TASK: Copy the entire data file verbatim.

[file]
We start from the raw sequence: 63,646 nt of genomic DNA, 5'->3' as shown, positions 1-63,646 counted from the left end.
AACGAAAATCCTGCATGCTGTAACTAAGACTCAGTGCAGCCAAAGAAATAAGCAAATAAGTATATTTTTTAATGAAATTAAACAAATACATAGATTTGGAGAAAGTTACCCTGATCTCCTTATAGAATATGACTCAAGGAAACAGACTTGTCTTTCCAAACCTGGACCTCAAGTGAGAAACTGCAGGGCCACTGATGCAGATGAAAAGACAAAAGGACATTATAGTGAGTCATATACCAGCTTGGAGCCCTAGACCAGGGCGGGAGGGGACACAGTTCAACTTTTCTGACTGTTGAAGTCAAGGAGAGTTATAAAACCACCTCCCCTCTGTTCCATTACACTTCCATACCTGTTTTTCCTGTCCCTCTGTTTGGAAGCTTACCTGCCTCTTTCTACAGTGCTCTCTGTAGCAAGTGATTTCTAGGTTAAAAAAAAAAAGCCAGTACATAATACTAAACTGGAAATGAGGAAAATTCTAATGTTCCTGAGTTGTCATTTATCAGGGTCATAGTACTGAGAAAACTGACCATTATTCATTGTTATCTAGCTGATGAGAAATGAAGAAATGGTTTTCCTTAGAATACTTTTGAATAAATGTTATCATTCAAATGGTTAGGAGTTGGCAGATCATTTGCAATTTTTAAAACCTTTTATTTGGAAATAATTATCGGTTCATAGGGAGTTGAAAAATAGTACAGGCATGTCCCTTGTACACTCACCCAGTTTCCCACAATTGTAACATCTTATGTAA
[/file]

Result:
We start from the raw sequence: 63,646 nt of genomic DNA, 5'->3' as shown, positions 1-63,646 counted from the left end.
AACGAAAATCCTGCATGCTGTAACTAAGACTCAGTGCAGCCAAAGAAATAAGCAAATAAGTATATTTTTTAATGAAATTAAACAAATACATAGATTTGGAGAAAGTTACCCTGATCTCCTTATAGAATATGACTCAAGGAAACAGACTTGTCTTTCCAAACCTGGACCTCAAGTGAGAAACTGCAGGGCCACTGATGCAGATGAAAAGACAAAAGGACATTATAGTGAGTCATATACCAGCTTGGAGCCCTAGACCAGGGCGGGAGGGGACACAGTTCAACTTTTCTGACTGTTGAAGTCAAGGAGAGTTATAAAACCACCTCCCCTCTGTTCCATTACACTTCCATACCTGTTTTTCCTGTCCCTCTGTTTGGAAGCTTACCTGCCTCTTTCTACAGTGCTCTCTGTAGCAAGTGATTTCTAGGTTAAAAAAAAAAAGCCAGTACATAATACTAAACTGGAAATGAGGAAAATTCTAATGTTCCTGAGTTGTCATTTATCAGGGTCATAGTACTGAGAAAACTGACCATTATTCATTGTTATCTAGCTGATGAGAAATGAAGAAATGGTTTTCCTTAGAATACTTTTGAATAAATGTTATCATTCAAATGGTTAGGAGTTGGCAGATCATTTGCAATTTTTAAAACCTTTTATTTGGAAATAATTATCGGTTCATAGGGAGTTGAAAAATAGTACAGGCATGTCCCTTGTACACTCACCCAGTTTCCCACAATTGTAACATCTTATGTAA